You Don't Know Crazy - My Life Before, During, After, Above and Beyond Mental Illness

ABOUT Wambui Bahati

Wambui Bahati
Wambui Bahati is an inspirational and motivational speaker, author and entertainer. She began her formal theatrical studies at New York University School of the Arts and made her professional theatrical debut in Godspell at Ford's Theater in Washington, D.C. She went on to perform in the B More...


Wambui Bahati, a.k.a. John-Ann Washington, shares a powerful, personal and important story about mental illness, self-esteem, self-love and courage. She was born and raised in the segregated south during the 1950s and 1960s and has sprinkled the narrative with significant national historical events, and how they personally effected her life. She invites us in for a behind the scenes look at her years as an actress on Broadway and in national touring shows.

At times hilariously funny and always relentlessly honest,You Don’t Know Crazy presents an intelligent, informative portrayal of bipolar mood disorder and its effects on Bahati's self-esteem, career, relationships and day-to-day coping.

Wambui also reveals exactly what she did that allowed her to reclaim her life, and she encourages the reader to understand that each and every one of us has an innate wisdom and strength that may have either been forgotten about, or the knowledge has been lost as to how to tap into that inner wisdom and strength. This book will show you how to find that within yourself, and reclaim your own life.

  • She went from Broadway star to welfare mom.
  • Some said she was dead.
  • She was homeless.
  • Others said she was on drugs.
  • She was told she would spend her life in and out of mental institutions.
  • She was told her children could no longer live with her.

When it seemed like her life couldn’t get any worse, she decided she only had two options - she could either live, or she could die. If she lived, she told herself it would be on her own terms.

For the past 10 years she has researched, studied and explored various ‘quality of life’ altering strategies. Her mission was to find out how to have a life of joy, peace and fabulous health – the best life possible! This inspiring woman not only ‘got up’ when everyone thought she was ‘out for the count’, but rose to new heights, and continues to soar. You Don’t Know Crazy gives you the inspiration and tools that will allow you to soar too!


I have to admit that I had never heard of this person prior to reading her book. However, through her story "You don't Know Crazy" I have come to admire Wambui Bahati.

Bahati suffers from mental illness and although this is one of the cornerstones of her book, she uses as a stepping board to inspire and show the world that even though you suffer from mental illness, you CAN reclaim your life.

Bahati had a terrific life to the outside world, she even appeared in shows, however, what the world did not see is a woman quickly spiraling downwards. She lost it all - left with only two options, she chose to live.

This book is written in an honest and often extremely funny way. The author obviously chooses to express herself through humor and this was quite inspiring. She retells her story and as she describes the hell that she went through, I could actually feel myself in her shoes - living it in my own head and heart.

I like the positive message this book sends out and I really like Bahati's take on life. She also included, in the book, some wonderful natural remedies and lifestyle changes that have helped her and actually could benefit us all.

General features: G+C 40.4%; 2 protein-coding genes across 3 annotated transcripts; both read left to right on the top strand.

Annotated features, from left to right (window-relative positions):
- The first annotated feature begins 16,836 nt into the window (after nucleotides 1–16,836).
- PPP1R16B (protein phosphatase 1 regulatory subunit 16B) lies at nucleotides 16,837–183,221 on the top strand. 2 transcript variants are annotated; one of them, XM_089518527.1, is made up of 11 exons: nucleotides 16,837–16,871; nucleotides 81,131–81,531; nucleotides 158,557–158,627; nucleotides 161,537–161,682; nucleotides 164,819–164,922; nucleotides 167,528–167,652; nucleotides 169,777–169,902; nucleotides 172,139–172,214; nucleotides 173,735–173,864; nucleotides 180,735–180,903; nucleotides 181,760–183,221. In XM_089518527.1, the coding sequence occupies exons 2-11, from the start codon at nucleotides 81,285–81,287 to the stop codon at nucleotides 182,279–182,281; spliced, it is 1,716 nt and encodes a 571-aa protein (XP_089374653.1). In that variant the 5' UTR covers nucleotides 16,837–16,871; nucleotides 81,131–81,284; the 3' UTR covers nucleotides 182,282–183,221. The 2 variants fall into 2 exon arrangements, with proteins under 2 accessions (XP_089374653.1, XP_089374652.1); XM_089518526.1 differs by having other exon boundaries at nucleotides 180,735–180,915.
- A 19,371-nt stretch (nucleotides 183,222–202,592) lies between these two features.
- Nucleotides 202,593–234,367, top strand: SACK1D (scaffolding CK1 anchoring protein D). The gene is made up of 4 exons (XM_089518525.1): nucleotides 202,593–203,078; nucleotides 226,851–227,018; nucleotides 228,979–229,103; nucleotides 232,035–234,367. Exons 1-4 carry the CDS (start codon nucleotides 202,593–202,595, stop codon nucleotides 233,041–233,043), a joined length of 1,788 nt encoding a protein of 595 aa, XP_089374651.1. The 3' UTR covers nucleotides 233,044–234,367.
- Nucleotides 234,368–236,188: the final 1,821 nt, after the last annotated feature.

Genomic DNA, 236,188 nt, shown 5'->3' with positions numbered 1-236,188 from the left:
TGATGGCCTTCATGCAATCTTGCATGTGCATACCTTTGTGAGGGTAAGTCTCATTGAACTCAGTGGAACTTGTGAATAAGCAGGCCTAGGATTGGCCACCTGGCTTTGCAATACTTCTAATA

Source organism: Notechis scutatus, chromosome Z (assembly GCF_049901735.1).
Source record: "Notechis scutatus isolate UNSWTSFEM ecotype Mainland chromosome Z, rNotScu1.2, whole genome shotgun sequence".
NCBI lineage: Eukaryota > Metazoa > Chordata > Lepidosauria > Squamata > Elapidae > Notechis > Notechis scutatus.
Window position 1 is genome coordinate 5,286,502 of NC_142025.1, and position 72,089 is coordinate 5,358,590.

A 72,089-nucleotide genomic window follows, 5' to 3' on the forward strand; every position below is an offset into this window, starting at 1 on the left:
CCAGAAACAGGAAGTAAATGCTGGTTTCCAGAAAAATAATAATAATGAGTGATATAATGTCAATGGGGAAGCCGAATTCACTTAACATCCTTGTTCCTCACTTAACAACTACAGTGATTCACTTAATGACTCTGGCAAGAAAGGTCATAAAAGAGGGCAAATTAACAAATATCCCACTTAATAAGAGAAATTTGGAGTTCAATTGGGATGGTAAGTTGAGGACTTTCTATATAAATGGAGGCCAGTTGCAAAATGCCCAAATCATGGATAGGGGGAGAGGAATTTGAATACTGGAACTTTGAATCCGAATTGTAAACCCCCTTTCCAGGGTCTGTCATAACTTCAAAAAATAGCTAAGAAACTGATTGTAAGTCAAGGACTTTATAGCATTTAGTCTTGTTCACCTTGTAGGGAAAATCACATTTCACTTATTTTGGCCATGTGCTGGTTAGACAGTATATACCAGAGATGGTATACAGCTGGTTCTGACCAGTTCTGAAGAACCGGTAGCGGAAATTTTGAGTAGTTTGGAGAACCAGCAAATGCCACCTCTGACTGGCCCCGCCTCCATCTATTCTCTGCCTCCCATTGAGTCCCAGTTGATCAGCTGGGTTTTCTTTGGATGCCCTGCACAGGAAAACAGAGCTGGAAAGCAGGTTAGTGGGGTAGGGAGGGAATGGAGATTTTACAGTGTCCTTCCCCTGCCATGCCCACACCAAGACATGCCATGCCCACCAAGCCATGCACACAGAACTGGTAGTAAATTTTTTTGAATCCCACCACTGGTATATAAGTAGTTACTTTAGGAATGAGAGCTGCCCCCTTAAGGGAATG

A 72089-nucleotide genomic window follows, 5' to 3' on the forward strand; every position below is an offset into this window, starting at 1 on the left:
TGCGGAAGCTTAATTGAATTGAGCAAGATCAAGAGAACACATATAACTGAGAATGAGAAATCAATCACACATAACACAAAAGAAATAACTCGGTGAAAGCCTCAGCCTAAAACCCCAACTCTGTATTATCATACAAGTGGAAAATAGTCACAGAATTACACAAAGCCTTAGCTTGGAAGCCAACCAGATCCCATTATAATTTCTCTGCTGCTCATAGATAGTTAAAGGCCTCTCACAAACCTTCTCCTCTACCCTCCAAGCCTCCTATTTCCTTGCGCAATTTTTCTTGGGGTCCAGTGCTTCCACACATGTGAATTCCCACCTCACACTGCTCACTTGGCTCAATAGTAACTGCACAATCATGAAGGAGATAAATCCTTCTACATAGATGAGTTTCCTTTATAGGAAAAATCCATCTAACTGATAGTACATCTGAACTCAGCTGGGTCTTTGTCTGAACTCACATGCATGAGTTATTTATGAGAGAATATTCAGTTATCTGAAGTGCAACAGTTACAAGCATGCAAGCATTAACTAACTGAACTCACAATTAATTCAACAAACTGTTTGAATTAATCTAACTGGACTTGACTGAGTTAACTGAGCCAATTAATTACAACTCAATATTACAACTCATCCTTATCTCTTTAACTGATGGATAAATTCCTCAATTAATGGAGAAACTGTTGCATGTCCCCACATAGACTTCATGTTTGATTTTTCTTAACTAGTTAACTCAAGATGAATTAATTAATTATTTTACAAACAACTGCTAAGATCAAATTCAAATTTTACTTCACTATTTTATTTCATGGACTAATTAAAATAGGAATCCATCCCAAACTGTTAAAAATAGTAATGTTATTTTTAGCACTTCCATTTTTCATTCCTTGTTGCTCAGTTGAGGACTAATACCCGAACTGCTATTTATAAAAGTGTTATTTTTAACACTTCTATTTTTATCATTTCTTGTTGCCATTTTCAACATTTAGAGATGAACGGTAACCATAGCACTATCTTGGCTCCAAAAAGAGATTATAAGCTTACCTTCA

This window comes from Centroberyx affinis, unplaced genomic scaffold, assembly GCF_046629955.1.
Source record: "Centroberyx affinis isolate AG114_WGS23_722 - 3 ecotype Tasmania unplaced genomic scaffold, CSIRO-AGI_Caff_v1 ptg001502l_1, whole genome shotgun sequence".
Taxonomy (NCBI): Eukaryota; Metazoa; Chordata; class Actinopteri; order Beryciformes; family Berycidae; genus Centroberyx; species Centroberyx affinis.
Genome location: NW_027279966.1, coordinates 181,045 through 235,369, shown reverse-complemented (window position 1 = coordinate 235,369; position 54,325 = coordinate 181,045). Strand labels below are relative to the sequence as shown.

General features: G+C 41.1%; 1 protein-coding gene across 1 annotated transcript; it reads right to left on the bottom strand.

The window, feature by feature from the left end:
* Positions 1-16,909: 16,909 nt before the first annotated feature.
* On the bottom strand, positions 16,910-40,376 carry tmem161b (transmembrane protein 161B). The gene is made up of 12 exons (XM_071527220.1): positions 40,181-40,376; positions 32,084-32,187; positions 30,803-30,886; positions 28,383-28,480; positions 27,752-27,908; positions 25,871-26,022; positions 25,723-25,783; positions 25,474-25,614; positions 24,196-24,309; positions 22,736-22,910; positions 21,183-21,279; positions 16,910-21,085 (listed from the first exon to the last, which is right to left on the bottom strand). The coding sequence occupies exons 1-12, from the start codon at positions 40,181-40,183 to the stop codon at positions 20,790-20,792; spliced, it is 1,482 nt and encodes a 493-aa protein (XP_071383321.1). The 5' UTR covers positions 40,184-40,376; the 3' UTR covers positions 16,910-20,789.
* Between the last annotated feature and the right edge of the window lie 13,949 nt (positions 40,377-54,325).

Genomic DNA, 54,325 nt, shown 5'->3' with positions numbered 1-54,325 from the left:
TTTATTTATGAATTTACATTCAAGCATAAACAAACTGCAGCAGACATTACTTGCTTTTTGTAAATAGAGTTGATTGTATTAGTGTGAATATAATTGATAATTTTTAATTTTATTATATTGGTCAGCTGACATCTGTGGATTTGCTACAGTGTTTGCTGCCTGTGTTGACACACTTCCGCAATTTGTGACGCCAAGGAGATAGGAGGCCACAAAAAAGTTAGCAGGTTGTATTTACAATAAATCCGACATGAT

This was an excellent read.

Review of You Don't Know Crazy by Wambui Bahati

This is a story about a woman that went from performing live on Broadway to being on welfare. But, this isn't just another story of a fallen diva from fame. There are a lot of deep underlying issues that shapes Wambui Bahati's biography.

Wambui Bahati was diagnosed with manic depressive illness at the age of 43. The story talks about some of Bahati low points in her life. Many women will be able to relate to dealing with mental illness and the different struggles of dealing with life.

There are many characters that make up a story and it's not any different with "You Don't Know Crazy". Bahati talks about her family, friends, ex-husband and other people she meet along the way. Bahati talks about her childhood and growing up in the south during the 50's. I can really relate to different parts of Bahati's story. For example, I can relate to her religious background and growing up in the south. I had a similar religious background and I grew up in the south. I can remember the church and family members telling me to live my life right or I would burn in hell. Bahati had a similar experience and didn't know what was right or wrong. Eventually, she was able to follow everyone else.

Also, I like that "You Don't Know Crazy" doesn't come off as preachy or self righteous. There have been many times that I have heard people say be positive or you should be inspired by this person success. I can remember reading a part in the book when Bahati was reading a self help book and she was so frustrated that she threw the book across the room. It was really hard for her to listen to inspirational quotes when she had problems paying the bills.

I know some people will find it shocking that Wambui Bahati had mental illness problems and was in different mental illness facilities. There are many people and families dealing with mental illness. Most of the time people don't even realize that there is a mental illness problem.

Wambui Bahati's story is so powerful and she is able to rise above it all. Also, this book is for anyone that's dealing with mental illness and it will inspire you to want overcome it.
- Elizabeth Pou (Review Source: